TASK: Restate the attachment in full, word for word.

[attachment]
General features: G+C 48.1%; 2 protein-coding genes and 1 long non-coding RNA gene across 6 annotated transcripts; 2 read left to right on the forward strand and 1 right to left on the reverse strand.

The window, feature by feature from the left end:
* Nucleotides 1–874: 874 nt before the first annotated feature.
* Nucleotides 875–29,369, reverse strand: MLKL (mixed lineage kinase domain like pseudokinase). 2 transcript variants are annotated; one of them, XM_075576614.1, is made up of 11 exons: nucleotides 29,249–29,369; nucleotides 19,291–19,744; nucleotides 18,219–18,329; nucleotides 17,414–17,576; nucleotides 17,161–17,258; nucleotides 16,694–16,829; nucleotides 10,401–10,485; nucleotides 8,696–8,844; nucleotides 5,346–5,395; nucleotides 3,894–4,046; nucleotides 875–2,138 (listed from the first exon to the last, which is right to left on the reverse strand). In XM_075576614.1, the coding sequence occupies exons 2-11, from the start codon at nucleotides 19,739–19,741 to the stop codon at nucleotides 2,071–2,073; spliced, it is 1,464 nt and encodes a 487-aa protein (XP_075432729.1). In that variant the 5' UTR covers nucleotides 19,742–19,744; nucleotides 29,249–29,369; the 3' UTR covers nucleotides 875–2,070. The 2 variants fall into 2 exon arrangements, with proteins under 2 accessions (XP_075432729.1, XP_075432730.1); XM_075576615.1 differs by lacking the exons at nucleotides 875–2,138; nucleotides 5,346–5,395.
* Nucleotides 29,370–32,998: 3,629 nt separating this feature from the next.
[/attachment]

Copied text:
General features: G+C 48.1%; 2 protein-coding genes and 1 long non-coding RNA gene across 6 annotated transcripts; 2 read left to right on the forward strand and 1 right to left on the reverse strand.

The window, feature by feature from the left end:
* Nucleotides 1–874: 874 nt before the first annotated feature.
* Nucleotides 875–29,369, reverse strand: MLKL (mixed lineage kinase domain like pseudokinase). 2 transcript variants are annotated; one of them, XM_075576614.1, is made up of 11 exons: nucleotides 29,249–29,369; nucleotides 19,291–19,744; nucleotides 18,219–18,329; nucleotides 17,414–17,576; nucleotides 17,161–17,258; nucleotides 16,694–16,829; nucleotides 10,401–10,485; nucleotides 8,696–8,844; nucleotides 5,346–5,395; nucleotides 3,894–4,046; nucleotides 875–2,138 (listed from the first exon to the last, which is right to left on the reverse strand). In XM_075576614.1, the coding sequence occupies exons 2-11, from the start codon at nucleotides 19,739–19,741 to the stop codon at nucleotides 2,071–2,073; spliced, it is 1,464 nt and encodes a 487-aa protein (XP_075432729.1). In that variant the 5' UTR covers nucleotides 19,742–19,744; nucleotides 29,249–29,369; the 3' UTR covers nucleotides 875–2,070. The 2 variants fall into 2 exon arrangements, with proteins under 2 accessions (XP_075432729.1, XP_075432730.1); XM_075576615.1 differs by lacking the exons at nucleotides 875–2,138; nucleotides 5,346–5,395.
* Nucleotides 29,370–32,998: 3,629 nt separating this feature from the next.